CNN)—Up to 85 million people are in the path of a worsening winter storm that’s iced up much of the East Coast and Mid-Atlantic Read More

CNN)—Up to 85 million people are in the path of a worsening winter storm that’s iced up much of the East Coast and Mid-Atlantic.

Snow is coming down, but when the storm goes into the Atlantic Ocean on Saturday morning, it will supercharge, CNN Meteorologist Chad Myers said.

“The fuse was just lit,” Myers said. Once it gets to the jet stream, “that’s when the firecracker goes off.”

Here are the latest developments as of 5:32 a.m. ET:

— 4,569 flights were canceled Saturda

— Motorists have been stuck for up to 12 hours on a 14-mile stretch of Interstate 75 in Kentucky, authorities said.

— Two people died Friday night in traffic accidents linked to inclement weather in North Carolina, said spokeswoman Olivia James of the State Emergency Response Team.

— Philadelphia has issued a code blue for overnight Friday into Saturday. This means anyone who spots homeless people out in the cold should call the police, who will take them to a shelter.

— 10 states have all declared states of emergency due to the storm as of Friday. They are: Georgia, Tennessee, Pennsylvania, Maryland, Kentucky, North Carolina, New Jersey, New York, Virginia and West Virginia. Washington has declared a “snow emergency.”

By the numbers:

•Eight people are dead nationwide.
•Six fatalities were in North Carolina, one in Virginia and one in Kentucky.
•160,000 customers are without power because of the storm, according to various energy companies.
•9,290 flights were canceled from Friday through Sunday, according to
•989 traffic crashes and 793 disabled vehicles responded to by Virginia State Police as of late Friday night.
•18-40 inches. That’s how much snow some areas areas could receive, according to meteorologists.
•55 mph wind gusts possible in Norfolk, Virginia.
•1/10th of a mile visibility in Baltimore on Saturday morning due to heavy snow.

It’s just coming down

In the unrelenting snow, Dani Garner sat stuck in her minivan for eight hours on an interstate in Kentucky. Lines of stranded cars and trucks snaked ahead and behind her. Her husband, their three children ages 2, 3 and 14 and her mother-in-law were in the car.

“We’ve got no food or water,” she told CNN. Luckily, Garner and her family had gas in their tank and could run the heater. “Honestly, if my van wasn’t heated up I’d probably be boxed in with ice right now.”

A 14-mile stretch of Interstate 75 had frozen over, Kentucky State Police said. Police could not say how many people were stranded, but images on social media showed a highway resembling a long parking lot.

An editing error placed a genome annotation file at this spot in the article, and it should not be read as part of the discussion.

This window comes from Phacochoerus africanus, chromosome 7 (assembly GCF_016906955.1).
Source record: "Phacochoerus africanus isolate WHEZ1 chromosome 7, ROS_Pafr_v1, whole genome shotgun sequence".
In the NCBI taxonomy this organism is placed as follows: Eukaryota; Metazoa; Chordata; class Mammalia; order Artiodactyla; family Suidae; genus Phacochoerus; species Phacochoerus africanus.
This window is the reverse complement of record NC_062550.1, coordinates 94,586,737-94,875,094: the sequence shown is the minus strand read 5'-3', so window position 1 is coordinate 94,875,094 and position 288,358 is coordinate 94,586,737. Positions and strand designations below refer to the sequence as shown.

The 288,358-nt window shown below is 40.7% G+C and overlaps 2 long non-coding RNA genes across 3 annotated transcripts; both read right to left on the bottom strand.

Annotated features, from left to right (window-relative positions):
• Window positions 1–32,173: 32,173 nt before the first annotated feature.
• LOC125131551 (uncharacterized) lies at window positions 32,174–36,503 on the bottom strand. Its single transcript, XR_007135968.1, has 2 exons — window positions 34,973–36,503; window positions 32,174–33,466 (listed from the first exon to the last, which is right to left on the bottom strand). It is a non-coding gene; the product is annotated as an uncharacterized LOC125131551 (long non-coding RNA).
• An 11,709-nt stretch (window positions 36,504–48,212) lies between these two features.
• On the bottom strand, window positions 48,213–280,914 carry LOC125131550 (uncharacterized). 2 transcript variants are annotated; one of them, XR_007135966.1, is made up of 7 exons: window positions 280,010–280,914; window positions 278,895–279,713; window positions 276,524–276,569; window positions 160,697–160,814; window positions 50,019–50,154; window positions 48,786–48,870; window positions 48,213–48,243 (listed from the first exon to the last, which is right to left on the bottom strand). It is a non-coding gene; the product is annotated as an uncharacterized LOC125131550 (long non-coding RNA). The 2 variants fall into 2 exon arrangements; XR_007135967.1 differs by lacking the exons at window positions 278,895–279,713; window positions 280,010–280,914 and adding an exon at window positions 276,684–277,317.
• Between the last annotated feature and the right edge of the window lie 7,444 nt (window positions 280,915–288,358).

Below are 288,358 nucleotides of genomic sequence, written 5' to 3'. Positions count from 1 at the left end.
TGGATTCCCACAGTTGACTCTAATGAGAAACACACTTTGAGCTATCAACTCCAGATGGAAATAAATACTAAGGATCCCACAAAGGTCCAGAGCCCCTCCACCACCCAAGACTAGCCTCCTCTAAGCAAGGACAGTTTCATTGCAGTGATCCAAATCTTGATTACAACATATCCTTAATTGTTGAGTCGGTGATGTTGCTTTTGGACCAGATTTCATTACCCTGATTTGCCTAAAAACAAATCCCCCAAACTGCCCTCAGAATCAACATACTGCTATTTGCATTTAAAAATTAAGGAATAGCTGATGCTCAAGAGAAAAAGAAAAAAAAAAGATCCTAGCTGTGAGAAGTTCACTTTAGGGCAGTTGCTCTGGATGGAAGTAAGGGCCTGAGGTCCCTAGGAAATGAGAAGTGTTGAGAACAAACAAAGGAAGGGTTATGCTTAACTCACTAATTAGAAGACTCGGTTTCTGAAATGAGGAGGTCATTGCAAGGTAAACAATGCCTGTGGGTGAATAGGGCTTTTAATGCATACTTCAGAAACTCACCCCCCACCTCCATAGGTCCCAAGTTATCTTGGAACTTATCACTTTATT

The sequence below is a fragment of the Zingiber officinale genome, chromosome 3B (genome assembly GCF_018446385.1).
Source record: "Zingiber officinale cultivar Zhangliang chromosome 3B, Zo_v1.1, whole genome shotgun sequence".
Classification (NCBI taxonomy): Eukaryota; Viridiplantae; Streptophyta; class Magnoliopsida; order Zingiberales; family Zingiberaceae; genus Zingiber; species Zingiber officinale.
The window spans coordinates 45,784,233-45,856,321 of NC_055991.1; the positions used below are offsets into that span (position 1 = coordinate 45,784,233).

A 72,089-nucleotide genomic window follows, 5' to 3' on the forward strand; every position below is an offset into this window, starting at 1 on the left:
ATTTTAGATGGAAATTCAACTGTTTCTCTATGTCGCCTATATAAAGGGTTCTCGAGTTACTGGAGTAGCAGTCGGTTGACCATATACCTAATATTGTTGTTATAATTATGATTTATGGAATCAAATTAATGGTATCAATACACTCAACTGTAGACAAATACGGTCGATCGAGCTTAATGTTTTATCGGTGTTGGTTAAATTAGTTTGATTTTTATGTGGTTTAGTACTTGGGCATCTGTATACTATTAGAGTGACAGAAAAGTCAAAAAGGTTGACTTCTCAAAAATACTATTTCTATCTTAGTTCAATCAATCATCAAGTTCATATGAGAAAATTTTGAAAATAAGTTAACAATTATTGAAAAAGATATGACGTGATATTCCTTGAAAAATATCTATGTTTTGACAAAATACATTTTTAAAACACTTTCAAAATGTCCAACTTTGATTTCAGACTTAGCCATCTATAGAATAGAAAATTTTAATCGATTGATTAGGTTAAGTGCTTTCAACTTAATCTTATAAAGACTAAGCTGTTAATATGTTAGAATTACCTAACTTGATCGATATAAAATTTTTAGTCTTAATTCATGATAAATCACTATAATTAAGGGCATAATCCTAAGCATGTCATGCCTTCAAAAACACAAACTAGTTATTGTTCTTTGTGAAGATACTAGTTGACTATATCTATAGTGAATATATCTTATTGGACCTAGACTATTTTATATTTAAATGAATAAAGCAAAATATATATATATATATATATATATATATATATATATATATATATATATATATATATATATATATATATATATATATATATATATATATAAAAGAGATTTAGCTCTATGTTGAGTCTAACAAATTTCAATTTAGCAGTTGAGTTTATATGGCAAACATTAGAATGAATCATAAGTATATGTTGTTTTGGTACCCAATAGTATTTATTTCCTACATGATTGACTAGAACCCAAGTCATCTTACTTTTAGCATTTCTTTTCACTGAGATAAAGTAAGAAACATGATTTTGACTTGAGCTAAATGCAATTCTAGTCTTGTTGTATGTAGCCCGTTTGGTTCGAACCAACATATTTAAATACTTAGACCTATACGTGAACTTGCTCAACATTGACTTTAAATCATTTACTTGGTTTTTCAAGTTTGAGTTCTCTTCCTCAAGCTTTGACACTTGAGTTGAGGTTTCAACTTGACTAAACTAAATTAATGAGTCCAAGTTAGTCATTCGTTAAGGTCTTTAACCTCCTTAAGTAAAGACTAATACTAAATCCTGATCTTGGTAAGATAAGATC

“It’s truck after truck after truck and cars sliding off the roadway,” said Kentucky State Police Capt. David Jude. “We’re going car to car now to get people off the road.”

Among those trapped is Caitlin Centner, a reporter for CNN affiliate WKYT.

She’s been on the highway since 5:30 p.m. Friday and had “not moved a single inch since” when she spoke to CNN early Saturday morning.

Centner said she can see more than 100 cars for about a half-mile ahead of her. People nearby are running out of gas, and many have been without food and water for a long time.
While stuck, she met people traveling from Detroit to Georgia for a funeral they probably won’t make.

Washington’s 10 biggest blizzards

A snow plow driver in Fairfax, Virginia, told CNN that the storm is “starting to get worse. It’s pretty thick. This is an all new experience for us.”

“Past winters was much easier, much easier,” he said.
Forecast: What’s the outlook?

Snow. Lots and lots of snow.

From midnight until noon Saturday, the forecast shows snowfall rates could potentially reach 10 inches every six hours, according to Chris Geldart of the District of Columbia’s emergency management agency.

The snow arrived in Washington in the afternoon and quickly intensified, with 2½ feet possible by the time the last flakes fall Saturday night, the mayor said.

The storm could be the largest in Washington’s history, and will probably rank in the top 5 in terms of snowfall accumulation.

Baltimore may get 19-29 inches between Friday and Saturday night, according to the National Weather Service. The agency tweeted that worst of the storm will run from 1 a.m. to 1 p.m. on Saturday.